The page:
The New Markets Tax Credit already has a ready made lobby of accountants and lawyers pushing for its renewal. For example, a handful of accounting firms, including the Reznick Group in Baltimore, which helped structure DiFranco’s deal, have together, spent hundreds of thousands of dollars hosting conferences. They are already reminding the CDEs about the need to push Congress to reauthorize the credits in 2007.
“We’re getting capital for businesses that need it to survive,” enthuses David Hoffman, former president and founder of for-profit Alaska Growth Capital, which got a $2 million New Markets allocation in 2003 and used $390,000 of it to help Tyonek Native Corp. an Indian owned business in a village of 150 expand. A Tyonek subsidiary, Envirotech, removes the toxic elements from oilfield mud through a chemical process that requires pumps, vacuums, conveyor belts and other equipment. “The first year was sort of a Flintstones operation,” says Bart K. Garber, chief executive of Tyonek. He wanted to invest in better equipment but got rejected by two banks.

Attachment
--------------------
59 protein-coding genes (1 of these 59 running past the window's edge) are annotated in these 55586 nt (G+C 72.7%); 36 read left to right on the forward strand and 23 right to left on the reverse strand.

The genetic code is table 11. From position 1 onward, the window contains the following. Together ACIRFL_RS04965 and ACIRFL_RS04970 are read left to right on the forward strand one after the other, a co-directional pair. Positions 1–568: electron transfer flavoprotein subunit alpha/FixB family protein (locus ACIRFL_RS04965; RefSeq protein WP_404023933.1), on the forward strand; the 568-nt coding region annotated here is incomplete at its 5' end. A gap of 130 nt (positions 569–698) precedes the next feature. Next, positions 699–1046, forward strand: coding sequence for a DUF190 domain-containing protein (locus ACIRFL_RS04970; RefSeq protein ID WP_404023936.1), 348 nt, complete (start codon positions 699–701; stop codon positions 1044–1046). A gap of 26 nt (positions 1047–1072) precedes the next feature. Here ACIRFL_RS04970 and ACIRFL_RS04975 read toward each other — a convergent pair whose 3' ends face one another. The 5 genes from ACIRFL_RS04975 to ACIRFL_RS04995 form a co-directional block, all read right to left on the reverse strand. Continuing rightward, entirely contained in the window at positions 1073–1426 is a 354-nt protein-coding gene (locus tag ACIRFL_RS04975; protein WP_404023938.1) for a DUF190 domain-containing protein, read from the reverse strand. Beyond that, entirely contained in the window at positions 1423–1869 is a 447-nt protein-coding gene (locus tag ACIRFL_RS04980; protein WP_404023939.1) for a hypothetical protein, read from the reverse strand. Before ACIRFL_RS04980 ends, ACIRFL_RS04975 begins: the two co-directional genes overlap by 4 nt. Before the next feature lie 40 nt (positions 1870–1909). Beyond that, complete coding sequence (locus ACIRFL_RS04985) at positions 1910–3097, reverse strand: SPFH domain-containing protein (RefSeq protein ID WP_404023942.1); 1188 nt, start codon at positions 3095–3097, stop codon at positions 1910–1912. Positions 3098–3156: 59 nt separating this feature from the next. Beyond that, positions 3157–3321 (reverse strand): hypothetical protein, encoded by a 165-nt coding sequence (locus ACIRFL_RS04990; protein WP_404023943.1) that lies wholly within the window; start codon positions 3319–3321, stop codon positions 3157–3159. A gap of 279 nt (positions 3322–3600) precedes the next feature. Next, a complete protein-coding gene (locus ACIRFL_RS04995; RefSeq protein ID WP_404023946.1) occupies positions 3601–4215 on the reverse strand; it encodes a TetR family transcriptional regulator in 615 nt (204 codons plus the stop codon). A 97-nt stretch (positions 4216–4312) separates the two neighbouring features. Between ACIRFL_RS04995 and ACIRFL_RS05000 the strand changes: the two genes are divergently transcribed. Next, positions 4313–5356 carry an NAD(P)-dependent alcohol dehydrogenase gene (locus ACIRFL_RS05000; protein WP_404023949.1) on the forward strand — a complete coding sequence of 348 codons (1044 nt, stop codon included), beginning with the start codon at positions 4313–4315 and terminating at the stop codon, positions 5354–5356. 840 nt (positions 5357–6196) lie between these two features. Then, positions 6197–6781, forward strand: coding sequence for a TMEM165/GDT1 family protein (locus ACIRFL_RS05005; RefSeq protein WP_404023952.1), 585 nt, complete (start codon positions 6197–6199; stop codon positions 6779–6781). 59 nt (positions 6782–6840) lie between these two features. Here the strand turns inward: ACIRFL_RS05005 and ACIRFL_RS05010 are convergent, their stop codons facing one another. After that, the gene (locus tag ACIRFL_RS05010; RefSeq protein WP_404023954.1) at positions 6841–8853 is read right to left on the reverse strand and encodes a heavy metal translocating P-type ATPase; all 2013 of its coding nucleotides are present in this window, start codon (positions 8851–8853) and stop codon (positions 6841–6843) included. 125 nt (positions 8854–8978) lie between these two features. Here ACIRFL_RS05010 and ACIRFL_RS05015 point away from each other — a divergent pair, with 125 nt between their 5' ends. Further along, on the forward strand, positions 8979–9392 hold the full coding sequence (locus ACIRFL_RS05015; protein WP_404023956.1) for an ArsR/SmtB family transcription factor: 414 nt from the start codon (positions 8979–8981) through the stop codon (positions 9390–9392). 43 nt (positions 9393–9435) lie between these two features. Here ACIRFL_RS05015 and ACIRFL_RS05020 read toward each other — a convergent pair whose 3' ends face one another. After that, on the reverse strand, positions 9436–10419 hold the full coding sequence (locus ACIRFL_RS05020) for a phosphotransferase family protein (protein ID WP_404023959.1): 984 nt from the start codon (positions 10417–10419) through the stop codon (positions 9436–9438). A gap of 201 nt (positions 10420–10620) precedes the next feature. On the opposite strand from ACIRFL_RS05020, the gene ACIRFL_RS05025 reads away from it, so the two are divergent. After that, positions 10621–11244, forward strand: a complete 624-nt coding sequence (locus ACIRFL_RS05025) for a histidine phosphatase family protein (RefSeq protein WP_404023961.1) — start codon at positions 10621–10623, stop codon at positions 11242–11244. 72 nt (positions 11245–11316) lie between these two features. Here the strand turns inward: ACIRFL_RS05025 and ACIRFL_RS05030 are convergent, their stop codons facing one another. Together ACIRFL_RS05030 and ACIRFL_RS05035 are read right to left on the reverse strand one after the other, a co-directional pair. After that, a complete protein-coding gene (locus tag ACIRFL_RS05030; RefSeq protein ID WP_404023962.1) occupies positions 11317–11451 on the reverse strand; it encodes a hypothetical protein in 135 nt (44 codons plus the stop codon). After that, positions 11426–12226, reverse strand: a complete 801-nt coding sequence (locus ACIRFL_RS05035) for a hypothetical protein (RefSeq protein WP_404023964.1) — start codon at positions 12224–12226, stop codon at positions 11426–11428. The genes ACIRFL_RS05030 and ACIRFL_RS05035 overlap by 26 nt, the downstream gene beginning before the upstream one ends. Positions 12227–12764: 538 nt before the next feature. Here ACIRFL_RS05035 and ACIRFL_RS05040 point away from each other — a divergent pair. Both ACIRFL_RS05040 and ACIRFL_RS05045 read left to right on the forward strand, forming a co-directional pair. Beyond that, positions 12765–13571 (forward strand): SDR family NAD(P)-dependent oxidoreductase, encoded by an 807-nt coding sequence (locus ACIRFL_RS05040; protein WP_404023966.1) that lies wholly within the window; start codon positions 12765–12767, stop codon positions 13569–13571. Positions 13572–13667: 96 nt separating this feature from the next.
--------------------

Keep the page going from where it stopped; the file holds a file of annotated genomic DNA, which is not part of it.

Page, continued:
Then Alaska Growth dangled its credits in front of Wells Fargo, and the bank agreed to invest in Alaska Growth, which made the $1 million loan to Tyonek and transferred $390,000 in tax credits to Wells Fargo. The capital paid for new equipment. Six months later payroll has increased from 3 to 12. “We couldn’t have grown without a loan, and the loan wouldn’t have been made if it weren’t for the tax credits,” Garber says.